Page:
Troubled streaming service Quickflix has come out of its latest trading halt with a $775,000 lifeline from investors.
Quickflix issued a statement to the Australian Securities Exchange yesterday to announce it had completed the placement of nearly 390,000,000 shares at 0.2 cents each to raise the cash from “professional and sophisticated” – but unnamed – investors.
The capital injection will be used for the “continued development of the company’s streaming services”, chief executive Stephen Langsford said in the statement.
It’s been an eventful week for the troubled company, which has struggled to gain a substantial share of Australia’s booming streaming market in recent months. Aside from two trading halts, Quickflix also entered an agreement to merge content with rival streaming service Presto.
Former financial consultant banned for life after £70 million fraud case
Former broker and consultant Jeffrey Revell-Reade has been permanently banned from providing financial services in Australia by the Australian Securities and Investments Commission after being convicted in relation to a £70 million fraud in the UK.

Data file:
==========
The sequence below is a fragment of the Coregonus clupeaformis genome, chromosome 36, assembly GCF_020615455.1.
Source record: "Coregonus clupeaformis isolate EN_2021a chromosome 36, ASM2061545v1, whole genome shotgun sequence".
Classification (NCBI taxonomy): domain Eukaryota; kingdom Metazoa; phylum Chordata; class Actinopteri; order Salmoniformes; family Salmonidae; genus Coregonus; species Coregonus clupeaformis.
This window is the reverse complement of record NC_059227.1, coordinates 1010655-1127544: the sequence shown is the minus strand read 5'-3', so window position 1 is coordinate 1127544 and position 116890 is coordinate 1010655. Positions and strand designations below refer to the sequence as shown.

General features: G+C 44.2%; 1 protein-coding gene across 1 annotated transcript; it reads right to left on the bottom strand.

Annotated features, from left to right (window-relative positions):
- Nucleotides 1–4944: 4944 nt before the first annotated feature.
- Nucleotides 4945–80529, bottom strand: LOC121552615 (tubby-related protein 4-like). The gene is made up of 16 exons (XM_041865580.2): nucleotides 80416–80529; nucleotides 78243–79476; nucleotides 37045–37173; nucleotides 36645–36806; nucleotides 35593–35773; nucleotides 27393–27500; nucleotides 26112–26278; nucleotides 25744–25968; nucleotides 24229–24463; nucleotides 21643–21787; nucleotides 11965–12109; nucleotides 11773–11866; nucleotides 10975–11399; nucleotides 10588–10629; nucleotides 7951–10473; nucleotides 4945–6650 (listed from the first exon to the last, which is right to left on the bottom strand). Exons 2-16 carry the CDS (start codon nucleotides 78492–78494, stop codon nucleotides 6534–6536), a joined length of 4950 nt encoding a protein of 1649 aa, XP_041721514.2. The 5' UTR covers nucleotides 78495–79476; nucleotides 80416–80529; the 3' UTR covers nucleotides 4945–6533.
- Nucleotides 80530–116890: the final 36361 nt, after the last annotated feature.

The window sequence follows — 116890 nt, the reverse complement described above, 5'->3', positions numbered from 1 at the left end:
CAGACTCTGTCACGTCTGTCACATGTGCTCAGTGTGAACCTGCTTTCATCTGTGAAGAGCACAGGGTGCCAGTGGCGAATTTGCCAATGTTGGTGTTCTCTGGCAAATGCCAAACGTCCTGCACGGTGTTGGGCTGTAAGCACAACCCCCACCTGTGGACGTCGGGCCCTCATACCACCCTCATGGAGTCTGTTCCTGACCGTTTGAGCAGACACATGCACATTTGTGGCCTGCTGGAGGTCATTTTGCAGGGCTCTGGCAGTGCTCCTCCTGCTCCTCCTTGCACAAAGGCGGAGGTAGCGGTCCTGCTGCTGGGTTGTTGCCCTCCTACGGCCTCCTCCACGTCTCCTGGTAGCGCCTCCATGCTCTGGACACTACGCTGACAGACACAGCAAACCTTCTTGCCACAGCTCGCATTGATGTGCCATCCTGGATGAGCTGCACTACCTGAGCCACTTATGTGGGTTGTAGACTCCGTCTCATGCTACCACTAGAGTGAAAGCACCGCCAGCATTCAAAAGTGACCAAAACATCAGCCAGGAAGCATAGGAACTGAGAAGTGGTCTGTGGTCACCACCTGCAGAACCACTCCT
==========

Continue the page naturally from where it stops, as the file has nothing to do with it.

Revell-Reade is serving a jail sentence of nine-and-a-half years in the UK after being convicted last year of “masterminding” a scheme that saw unwitting investors fund his extravagant lifestyle.
More than 1000 investors were caught up in the elaborate “boiler scheme” which allowed Revell-Reade to buy luxury yachts, take private jet trips and amass wine collections.
ASIC Commissioner John Price said in a statement the permanent ban was made to ensure Revell-Reade does not take advantage of local consumers and investors should he return to Australia.
“Mr Revell-Reade’s involvement in the serious fraud in the UK was motivated by greed and demonstrates a clear lack of integrity,” Price said.
“ASIC’s ban protects Australian consumers. It will prevent him from ever working in financial services in Australia again.”
Shares up on open
Aussie shares are trading slightly higher this morning off the back of jump in global oil prices and a record close from the S&P 500.
Ric Spooner, chief market analyst for CMC Markets, said in a statement the economic optimism ignited earlier in the week had dampened by this morning.
“The question of when and how fast the US Federal Reserve begins to lift interest rates remains the dominant macro issue for equity markets and will be front of mind for traders again today,” Spooner said.
“Last night’s jump in oil prices is also likely to see some support for energy stocks today. However, moves may be relatively limited given that the rally in oil prices appeared related to optimism over the Fed rather than any reassessment of the supply situation in the oil market.”
The S&P/ASX200 benchmark was up 3.7 points to 5666 points at 11:51am AEST. On Thursday, the Dow Jones was up 0.34 points to close at 18,285.74 points.